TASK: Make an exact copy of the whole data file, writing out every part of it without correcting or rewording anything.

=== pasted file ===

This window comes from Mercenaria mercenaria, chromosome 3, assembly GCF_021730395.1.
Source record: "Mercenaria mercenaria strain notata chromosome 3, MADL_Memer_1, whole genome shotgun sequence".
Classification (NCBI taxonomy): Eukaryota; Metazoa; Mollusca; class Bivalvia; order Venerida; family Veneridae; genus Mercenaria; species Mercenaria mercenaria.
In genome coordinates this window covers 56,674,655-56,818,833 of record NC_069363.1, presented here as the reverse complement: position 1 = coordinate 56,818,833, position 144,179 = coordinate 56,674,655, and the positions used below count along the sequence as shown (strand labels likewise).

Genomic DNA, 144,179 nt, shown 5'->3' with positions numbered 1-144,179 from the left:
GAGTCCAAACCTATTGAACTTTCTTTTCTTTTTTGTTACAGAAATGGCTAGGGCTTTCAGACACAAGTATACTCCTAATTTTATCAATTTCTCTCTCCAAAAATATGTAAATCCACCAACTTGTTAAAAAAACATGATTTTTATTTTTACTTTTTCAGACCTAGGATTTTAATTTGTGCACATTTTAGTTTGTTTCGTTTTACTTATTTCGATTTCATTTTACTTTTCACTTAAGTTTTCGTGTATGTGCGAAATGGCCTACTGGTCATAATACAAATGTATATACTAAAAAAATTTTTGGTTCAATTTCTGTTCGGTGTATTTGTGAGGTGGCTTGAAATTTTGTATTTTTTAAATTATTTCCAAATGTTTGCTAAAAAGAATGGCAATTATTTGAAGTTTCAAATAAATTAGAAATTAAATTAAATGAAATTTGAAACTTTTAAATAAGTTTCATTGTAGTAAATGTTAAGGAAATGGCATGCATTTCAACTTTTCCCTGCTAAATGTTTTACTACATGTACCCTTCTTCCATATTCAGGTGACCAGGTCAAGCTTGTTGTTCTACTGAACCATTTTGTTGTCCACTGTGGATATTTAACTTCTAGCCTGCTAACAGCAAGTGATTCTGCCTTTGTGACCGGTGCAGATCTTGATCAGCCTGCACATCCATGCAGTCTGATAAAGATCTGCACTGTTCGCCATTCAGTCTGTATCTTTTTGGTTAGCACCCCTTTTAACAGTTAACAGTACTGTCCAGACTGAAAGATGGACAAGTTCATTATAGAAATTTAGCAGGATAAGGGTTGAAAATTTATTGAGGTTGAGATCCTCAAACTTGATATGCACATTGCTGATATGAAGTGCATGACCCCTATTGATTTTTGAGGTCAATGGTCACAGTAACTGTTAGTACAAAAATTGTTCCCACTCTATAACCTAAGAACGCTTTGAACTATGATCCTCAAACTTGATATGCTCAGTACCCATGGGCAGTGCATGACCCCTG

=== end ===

This window comes from Mercenaria mercenaria, chromosome 3, assembly GCF_021730395.1.
Source record: "Mercenaria mercenaria strain notata chromosome 3, MADL_Memer_1, whole genome shotgun sequence".
Classification (NCBI taxonomy): Eukaryota; Metazoa; Mollusca; class Bivalvia; order Venerida; family Veneridae; genus Mercenaria; species Mercenaria mercenaria.
In genome coordinates this window covers 56,674,655-56,818,833 of record NC_069363.1, presented here as the reverse complement: position 1 = coordinate 56,818,833, position 144,179 = coordinate 56,674,655, and the positions used below count along the sequence as shown (strand labels likewise).

Genomic DNA, 144,179 nt, shown 5'->3' with positions numbered 1-144,179 from the left:
GAGTCCAAACCTATTGAACTTTCTTTTCTTTTTTGTTACAGAAATGGCTAGGGCTTTCAGACACAAGTATACTCCTAATTTTATCAATTTCTCTCTCCAAAAATATGTAAATCCACCAACTTGTTAAAAAAACATGATTTTTATTTTTACTTTTTCAGACCTAGGATTTTAATTTGTGCACATTTTAGTTTGTTTCGTTTTACTTATTTCGATTTCATTTTACTTTTCACTTAAGTTTTCGTGTATGTGCGAAATGGCCTACTGGTCATAATACAAATGTATATACTAAAAAAATTTTTGGTTCAATTTCTGTTCGGTGTATTTGTGAGGTGGCTTGAAATTTTGTATTTTTTAAATTATTTCCAAATGTTTGCTAAAAAGAATGGCAATTATTTGAAGTTTCAAATAAATTAGAAATTAAATTAAATGAAATTTGAAACTTTTAAATAAGTTTCATTGTAGTAAATGTTAAGGAAATGGCATGCATTTCAACTTTTCCCTGCTAAATGTTTTACTACATGTACCCTTCTTCCATATTCAGGTGACCAGGTCAAGCTTGTTGTTCTACTGAACCATTTTGTTGTCCACTGTGGATATTTAACTTCTAGCCTGCTAACAGCAAGTGATTCTGCCTTTGTGACCGGTGCAGATCTTGATCAGCCTGCACATCCATGCAGTCTGATAAAGATCTGCACTGTTCGCCATTCAGTCTGTATCTTTTTGGTTAGCACCCCTTTTAACAGTTAACAGTACTGTCCAGACTGAAAGATGGACAAGTTCATTATAGAAATTTAGCAGGATAAGGGTTGAAAATTTATTGAGGTTGAGATCCTCAAACTTGATATGCACATTGCTGATATGAAGTGCATGACCCCTATTGATTTTTGAGGTCAATGGTCACAGTAACTGTTAGTACAAAAATTGTTCCCACTCTATAACCTAAGAACGCTTTGAACTATGATCCTCAAACTTGATATGCTCAGTACCCATGGGCAGTGCATGACCCCTG